This article is more than 1 year old

NASA closing on fix for Opportunity rover's 'amnesia'

Robot explorer crests Cape Tribulation crater and uses RAM alone for new selfie

NASA says it's close to a fix for the flash memory problems plaguing the plucky Opportunity rover, which is now nearing its eleventh year of Martian trundling.

The problems surfaced last year and created a form of amnesia that NASA boffins decided was caused by one of seven memory banks aboard the rover.

The good news is that the flaws appear to be repairable and haven't stopped the robotic explorer from doing its job, namely exploring the red planet and sending some pictures.

The image below was taken from the summit of a spot called Cape Tribulation, a crater rim 135 metres above the surrounding plains.

Opportunity's View from Atop 'Cape Tribulation': Image Credit: NASA/JPL-Caltech

Opportunity's View from Atop 'Cape Tribulation'. Image Credit: NASA/JPL-Caltech
Bigger version here

Opportunity would usually store data in its flash memory and then beam it home at a convenient time. But at present Opportunity is shutting down during the Martian night to preserve energy, because its solar arrays now collect less than half the 900 watt-hours they were designed to gather. Even though flash can store data without being powered, NASA's trying to avoid use of the memory so it can “mask off the portion of the flash memory that has problems” and find a fix.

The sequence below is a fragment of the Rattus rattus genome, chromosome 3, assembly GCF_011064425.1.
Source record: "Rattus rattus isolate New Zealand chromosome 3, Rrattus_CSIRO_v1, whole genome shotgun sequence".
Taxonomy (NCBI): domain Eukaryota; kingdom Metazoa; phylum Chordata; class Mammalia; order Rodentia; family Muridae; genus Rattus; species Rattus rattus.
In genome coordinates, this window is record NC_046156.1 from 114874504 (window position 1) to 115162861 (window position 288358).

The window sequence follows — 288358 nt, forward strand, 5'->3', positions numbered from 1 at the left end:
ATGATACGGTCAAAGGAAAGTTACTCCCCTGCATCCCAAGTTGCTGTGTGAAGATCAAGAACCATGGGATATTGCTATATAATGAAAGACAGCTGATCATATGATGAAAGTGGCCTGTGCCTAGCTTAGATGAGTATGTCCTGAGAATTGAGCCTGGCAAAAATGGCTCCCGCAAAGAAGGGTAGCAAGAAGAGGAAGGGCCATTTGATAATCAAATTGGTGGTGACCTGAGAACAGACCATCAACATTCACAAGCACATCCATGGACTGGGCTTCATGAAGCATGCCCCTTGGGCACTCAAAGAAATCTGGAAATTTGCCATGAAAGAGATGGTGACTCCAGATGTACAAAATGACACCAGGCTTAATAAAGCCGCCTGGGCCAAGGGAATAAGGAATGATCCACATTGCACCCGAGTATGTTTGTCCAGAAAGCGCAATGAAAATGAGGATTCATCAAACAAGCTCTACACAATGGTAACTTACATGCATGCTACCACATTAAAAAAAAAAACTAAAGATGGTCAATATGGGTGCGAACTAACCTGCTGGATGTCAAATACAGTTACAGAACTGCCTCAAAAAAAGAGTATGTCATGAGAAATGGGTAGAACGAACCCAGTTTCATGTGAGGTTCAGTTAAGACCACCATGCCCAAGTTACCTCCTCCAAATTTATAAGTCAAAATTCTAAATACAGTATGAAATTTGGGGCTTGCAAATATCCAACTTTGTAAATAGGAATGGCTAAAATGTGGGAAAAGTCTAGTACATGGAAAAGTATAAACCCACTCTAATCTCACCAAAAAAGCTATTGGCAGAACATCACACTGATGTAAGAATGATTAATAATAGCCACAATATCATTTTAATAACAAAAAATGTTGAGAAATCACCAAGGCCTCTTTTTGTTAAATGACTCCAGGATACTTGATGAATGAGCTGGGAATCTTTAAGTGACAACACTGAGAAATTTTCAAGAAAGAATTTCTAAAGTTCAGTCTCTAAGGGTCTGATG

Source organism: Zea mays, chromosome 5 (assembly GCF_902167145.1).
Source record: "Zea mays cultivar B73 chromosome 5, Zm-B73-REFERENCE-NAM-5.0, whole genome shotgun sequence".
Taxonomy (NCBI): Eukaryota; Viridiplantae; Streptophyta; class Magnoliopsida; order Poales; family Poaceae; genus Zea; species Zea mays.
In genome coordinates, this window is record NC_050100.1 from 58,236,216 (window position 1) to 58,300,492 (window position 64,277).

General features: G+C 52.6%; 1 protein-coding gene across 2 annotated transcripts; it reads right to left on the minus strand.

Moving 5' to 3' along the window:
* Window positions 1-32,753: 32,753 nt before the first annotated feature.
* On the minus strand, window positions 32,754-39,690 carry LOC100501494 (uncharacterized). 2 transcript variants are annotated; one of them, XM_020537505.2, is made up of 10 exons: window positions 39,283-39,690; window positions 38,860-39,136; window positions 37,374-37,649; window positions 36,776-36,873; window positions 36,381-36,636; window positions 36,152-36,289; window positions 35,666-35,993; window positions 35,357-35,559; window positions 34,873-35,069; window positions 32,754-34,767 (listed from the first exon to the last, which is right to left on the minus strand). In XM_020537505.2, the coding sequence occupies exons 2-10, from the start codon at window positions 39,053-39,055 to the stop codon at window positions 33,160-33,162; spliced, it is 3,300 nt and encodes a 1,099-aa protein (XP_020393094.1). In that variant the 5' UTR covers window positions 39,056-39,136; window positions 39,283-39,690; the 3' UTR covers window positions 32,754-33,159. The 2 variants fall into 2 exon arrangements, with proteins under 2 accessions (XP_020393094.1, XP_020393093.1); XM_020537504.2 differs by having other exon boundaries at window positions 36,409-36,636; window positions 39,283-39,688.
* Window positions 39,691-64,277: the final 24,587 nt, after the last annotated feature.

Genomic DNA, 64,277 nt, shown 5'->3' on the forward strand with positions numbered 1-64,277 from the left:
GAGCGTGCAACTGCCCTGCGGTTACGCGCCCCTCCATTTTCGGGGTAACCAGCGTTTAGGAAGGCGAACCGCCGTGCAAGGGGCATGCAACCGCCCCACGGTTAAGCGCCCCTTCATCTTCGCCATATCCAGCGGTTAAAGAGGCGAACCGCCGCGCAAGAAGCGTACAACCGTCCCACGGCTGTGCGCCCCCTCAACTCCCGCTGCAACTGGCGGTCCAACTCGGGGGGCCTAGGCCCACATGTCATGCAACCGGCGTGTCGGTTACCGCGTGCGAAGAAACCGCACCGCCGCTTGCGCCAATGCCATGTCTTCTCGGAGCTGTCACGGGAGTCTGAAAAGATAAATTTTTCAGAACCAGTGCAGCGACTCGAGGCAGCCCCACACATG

That fix, NASA says “requires a change to the rover's flight software”.

“The rover team is testing a software fix that would mask off the portion of the flash memory that has problems. This would allow resuming use of the rest of the flash memory,” NASA says.

The Jet Propulsion Lab's John Callas, project manager for Opportunity, added that “The fix for the flash memory requires a change to the rover's flight software, so we are conducting extensive testing to be sure it will not lead to any unintended consequences for rover operations."

Opportunity has 256MB of flash, so losing even a portion of it won't be welcome. Nor will the task of re-installing its OS, although NASA has done it before in 2007.

Whatever the outcome, the vehicle is a marvel: it was expected to last 90 Martian days, but has operated continuously since July 7th, 2003. ®


Similar topics


Send us news

Other stories you might like